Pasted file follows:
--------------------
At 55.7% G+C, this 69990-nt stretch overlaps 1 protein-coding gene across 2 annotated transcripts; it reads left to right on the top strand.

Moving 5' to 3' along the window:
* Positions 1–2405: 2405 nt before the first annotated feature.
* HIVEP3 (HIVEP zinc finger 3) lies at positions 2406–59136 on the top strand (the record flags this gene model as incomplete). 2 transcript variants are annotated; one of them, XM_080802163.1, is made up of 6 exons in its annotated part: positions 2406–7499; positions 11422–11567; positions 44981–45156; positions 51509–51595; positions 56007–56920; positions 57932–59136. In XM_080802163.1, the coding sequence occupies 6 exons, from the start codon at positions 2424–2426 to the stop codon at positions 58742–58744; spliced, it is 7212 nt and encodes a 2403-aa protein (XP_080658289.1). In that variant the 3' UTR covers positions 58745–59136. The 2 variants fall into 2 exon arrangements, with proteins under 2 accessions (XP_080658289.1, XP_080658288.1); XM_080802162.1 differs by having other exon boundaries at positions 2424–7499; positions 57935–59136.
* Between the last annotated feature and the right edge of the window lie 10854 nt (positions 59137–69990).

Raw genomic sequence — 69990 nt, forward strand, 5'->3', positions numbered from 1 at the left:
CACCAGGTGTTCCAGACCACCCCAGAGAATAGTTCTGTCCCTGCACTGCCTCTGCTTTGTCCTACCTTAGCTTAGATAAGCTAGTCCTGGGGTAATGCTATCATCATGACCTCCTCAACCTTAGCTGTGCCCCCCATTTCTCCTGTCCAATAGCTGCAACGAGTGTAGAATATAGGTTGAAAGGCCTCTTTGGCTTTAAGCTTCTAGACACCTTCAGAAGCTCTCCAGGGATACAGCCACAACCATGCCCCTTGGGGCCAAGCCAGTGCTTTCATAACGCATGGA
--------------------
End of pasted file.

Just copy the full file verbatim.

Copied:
At 55.7% G+C, this 69990-nt stretch overlaps 1 protein-coding gene across 2 annotated transcripts; it reads left to right on the top strand.

Moving 5' to 3' along the window:
* Positions 1–2405: 2405 nt before the first annotated feature.
* HIVEP3 (HIVEP zinc finger 3) lies at positions 2406–59136 on the top strand (the record flags this gene model as incomplete). 2 transcript variants are annotated; one of them, XM_080802163.1, is made up of 6 exons in its annotated part: positions 2406–7499; positions 11422–11567; positions 44981–45156; positions 51509–51595; positions 56007–56920; positions 57932–59136. In XM_080802163.1, the coding sequence occupies 6 exons, from the start codon at positions 2424–2426 to the stop codon at positions 58742–58744; spliced, it is 7212 nt and encodes a 2403-aa protein (XP_080658289.1). In that variant the 3' UTR covers positions 58745–59136. The 2 variants fall into 2 exon arrangements, with proteins under 2 accessions (XP_080658289.1, XP_080658288.1); XM_080802162.1 differs by having other exon boundaries at positions 2424–7499; positions 57935–59136.
* Between the last annotated feature and the right edge of the window lie 10854 nt (positions 59137–69990).

Raw genomic sequence — 69990 nt, forward strand, 5'->3', positions numbered from 1 at the left:
CACCAGGTGTTCCAGACCACCCCAGAGAATAGTTCTGTCCCTGCACTGCCTCTGCTTTGTCCTACCTTAGCTTAGATAAGCTAGTCCTGGGGTAATGCTATCATCATGACCTCCTCAACCTTAGCTGTGCCCCCCATTTCTCCTGTCCAATAGCTGCAACGAGTGTAGAATATAGGTTGAAAGGCCTCTTTGGCTTTAAGCTTCTAGACACCTTCAGAAGCTCTCCAGGGATACAGCCACAACCATGCCCCTTGGGGCCAAGCCAGTGCTTTCATAACGCATGGA